But despite all the resources at his disposal, NSE's Inspector has repeatedly failed to observe obvious and predictable problems at the mine site that he has the power to prevent but instead grants "exemptions" for Pioneer Coal, at the Minster's discretion.

If the Environment Act and regulations are to have any meaning:

1. We need environmental Inspectors and Investigators with eyes in their heads and some common sense, and who aren't bought off by the mining companies and politicians to cover up for them, or squelched for asking pertinent questions. And who can read a map, and recognize water when they see it and collect samples in a timely manner.

2. We need a justice system that protects the rights of the people, and enforces the environmental regulations on the mining companies instead of finding loopholes and pathetic excuses for them.

3. We need a democratic government that honestly informs the public of what they're doing at the clean up, remediation, reclamation, rehabilitation or whatever at the old Prince Mine site in Point Aconi and province wide, and

4. We need an Approval process that requires the community's informed consent, not just of the MLA and some bureaucrats in Halifax.

5. We need a public independent panel review of strip mining Point Aconi and the province's other proposed reclamation sites across CBRM before the moratorium is lifted in April 2009, and before DNR and NSE unilaterally issue any more mining permits under the pretext of "cleaning up" old mine sites.

6. We need an independent review of burning high sulphur coal at the province's power plants and NSE's lack of enforcement of air quality regulations.

As the evidence in the Section 115 Application goes to show, Nova Scotia's Environment department has failed the people of Point Aconi, again. It doesn't matter what we try to do to protect our community and water resources from the well known adverse effects of strip mining, NSE's turns a blind eye and a deaf ear to local residents' well founded concerns. During the course of this investigation NSE's Inspector told us to call DOT and DNR and DFO and Devco and Environment Canada ourselves, he wouldn't do it.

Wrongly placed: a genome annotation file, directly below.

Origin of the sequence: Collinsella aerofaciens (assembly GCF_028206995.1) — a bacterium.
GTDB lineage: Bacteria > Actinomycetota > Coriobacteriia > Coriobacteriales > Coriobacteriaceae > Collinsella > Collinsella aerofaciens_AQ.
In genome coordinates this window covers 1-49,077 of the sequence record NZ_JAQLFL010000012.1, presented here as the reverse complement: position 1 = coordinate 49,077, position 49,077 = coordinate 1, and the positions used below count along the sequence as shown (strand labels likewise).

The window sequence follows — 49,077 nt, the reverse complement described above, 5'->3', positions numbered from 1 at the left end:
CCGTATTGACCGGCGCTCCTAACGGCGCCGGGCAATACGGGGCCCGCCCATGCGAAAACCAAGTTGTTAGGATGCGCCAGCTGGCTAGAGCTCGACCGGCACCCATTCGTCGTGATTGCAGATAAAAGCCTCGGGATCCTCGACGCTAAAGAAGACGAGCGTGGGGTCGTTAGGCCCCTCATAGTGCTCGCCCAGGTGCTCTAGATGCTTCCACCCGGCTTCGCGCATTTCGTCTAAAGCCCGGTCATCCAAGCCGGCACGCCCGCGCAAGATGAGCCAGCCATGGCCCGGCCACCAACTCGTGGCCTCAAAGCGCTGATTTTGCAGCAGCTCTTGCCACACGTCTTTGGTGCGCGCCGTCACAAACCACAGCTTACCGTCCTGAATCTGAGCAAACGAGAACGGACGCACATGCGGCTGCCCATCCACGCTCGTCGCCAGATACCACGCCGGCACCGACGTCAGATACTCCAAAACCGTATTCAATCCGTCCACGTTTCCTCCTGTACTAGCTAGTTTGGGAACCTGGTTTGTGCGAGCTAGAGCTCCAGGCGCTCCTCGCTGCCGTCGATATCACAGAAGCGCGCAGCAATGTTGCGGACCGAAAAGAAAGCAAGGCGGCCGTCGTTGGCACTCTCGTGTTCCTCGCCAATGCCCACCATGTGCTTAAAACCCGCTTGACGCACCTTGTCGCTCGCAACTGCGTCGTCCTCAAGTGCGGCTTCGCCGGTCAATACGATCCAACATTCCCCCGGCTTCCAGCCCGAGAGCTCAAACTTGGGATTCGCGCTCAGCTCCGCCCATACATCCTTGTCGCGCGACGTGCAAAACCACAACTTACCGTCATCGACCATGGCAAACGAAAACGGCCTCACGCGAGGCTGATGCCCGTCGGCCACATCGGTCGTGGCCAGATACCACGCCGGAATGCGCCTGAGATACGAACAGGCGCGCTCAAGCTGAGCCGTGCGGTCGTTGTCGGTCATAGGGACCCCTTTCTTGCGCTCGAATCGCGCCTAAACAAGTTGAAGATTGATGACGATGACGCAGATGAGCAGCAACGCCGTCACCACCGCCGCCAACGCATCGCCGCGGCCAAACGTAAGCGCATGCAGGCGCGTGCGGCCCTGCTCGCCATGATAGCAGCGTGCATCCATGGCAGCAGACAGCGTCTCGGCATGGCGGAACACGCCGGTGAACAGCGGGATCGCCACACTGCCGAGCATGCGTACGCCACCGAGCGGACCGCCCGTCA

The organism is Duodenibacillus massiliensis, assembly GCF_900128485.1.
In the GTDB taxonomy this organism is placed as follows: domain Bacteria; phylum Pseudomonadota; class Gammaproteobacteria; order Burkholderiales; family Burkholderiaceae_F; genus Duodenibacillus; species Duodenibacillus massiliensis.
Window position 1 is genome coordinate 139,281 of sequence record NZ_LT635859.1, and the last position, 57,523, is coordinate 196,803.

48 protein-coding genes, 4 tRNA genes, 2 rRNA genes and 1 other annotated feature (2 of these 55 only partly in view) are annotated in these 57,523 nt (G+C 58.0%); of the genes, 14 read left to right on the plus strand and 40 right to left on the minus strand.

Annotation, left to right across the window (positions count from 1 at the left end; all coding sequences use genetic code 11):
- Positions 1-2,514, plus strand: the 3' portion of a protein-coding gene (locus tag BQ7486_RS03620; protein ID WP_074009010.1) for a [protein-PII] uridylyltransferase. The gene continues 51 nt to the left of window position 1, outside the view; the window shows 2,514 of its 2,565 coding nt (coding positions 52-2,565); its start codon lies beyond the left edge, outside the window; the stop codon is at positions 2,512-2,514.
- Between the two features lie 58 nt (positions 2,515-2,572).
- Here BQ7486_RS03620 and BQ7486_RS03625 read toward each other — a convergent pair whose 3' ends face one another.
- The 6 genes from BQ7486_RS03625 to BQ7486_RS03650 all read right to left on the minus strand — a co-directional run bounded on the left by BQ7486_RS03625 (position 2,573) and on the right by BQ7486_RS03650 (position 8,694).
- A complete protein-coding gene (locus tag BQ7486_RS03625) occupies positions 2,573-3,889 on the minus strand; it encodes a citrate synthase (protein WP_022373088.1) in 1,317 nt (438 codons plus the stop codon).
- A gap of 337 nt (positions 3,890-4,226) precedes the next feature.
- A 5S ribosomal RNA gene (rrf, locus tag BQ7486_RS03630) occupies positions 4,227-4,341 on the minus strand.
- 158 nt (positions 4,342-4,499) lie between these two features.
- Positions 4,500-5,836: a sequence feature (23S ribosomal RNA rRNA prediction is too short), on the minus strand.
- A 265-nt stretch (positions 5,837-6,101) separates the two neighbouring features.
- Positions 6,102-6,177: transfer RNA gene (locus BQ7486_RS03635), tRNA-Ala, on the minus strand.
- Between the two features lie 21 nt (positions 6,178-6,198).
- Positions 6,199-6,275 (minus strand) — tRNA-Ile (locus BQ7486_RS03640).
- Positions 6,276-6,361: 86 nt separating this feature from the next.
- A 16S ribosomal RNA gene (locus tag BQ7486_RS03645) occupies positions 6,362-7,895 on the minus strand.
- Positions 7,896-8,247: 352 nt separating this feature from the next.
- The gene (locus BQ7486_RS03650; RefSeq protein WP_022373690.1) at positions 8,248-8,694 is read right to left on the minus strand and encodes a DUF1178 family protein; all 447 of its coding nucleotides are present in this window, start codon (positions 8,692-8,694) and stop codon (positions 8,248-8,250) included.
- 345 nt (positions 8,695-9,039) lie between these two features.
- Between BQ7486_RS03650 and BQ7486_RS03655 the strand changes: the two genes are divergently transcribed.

7. We need an Environment department that does the job it's meant to do, and treats the public with all due respect.

8. We need a One Window process for the people and communities being adversely affected by these mining projects instead of being excluded from the process altogether or given the runaround at best.

9. We need field inspectors and managers and directors and ministers who actually walk the walk instead of just talk the talk, and even then don't know what they're talking about.

Rodney MacDonald and his Cabinet Ministers have had their chance to prove they can cleanup their flagship test case in Point Aconi the "environmentally right way" and with proper public consultation. Their three years are up in April!

10. We need those responsible held accountable for what they've done to over 100 acres of healthy coastal woodlands and wetlands and wildlife habitat and local residences at the mouth of the Bras d'Or Lakes despite what everyone tried to tell them.

Otherwise, who's next? New Environment Minister Morse is invited to respond to the public's concerns but naturally there's no reason to hold our breath.

2006 - Along Sherie Lee Lane, Point Aconi:

2008 - Along Sherie Lee Lane, Point Aconi:

"It is abundantly clear that the land on this property is in a derelict state, from years of underground mining and bootlegging. There can be no question that a significant effort is required to return this property to a safe and productive state, and it remains my conviction that the best means to effect this is to allow the remaining coal to be recovered, and to allow this recovery to pay for the remediation. I believe that the end result will be a benefit for the land and for the community."
- Premier Rodney MacDonald
11 May 2006

Where's next on his hit list?    DNR's "Reclamation Challenge"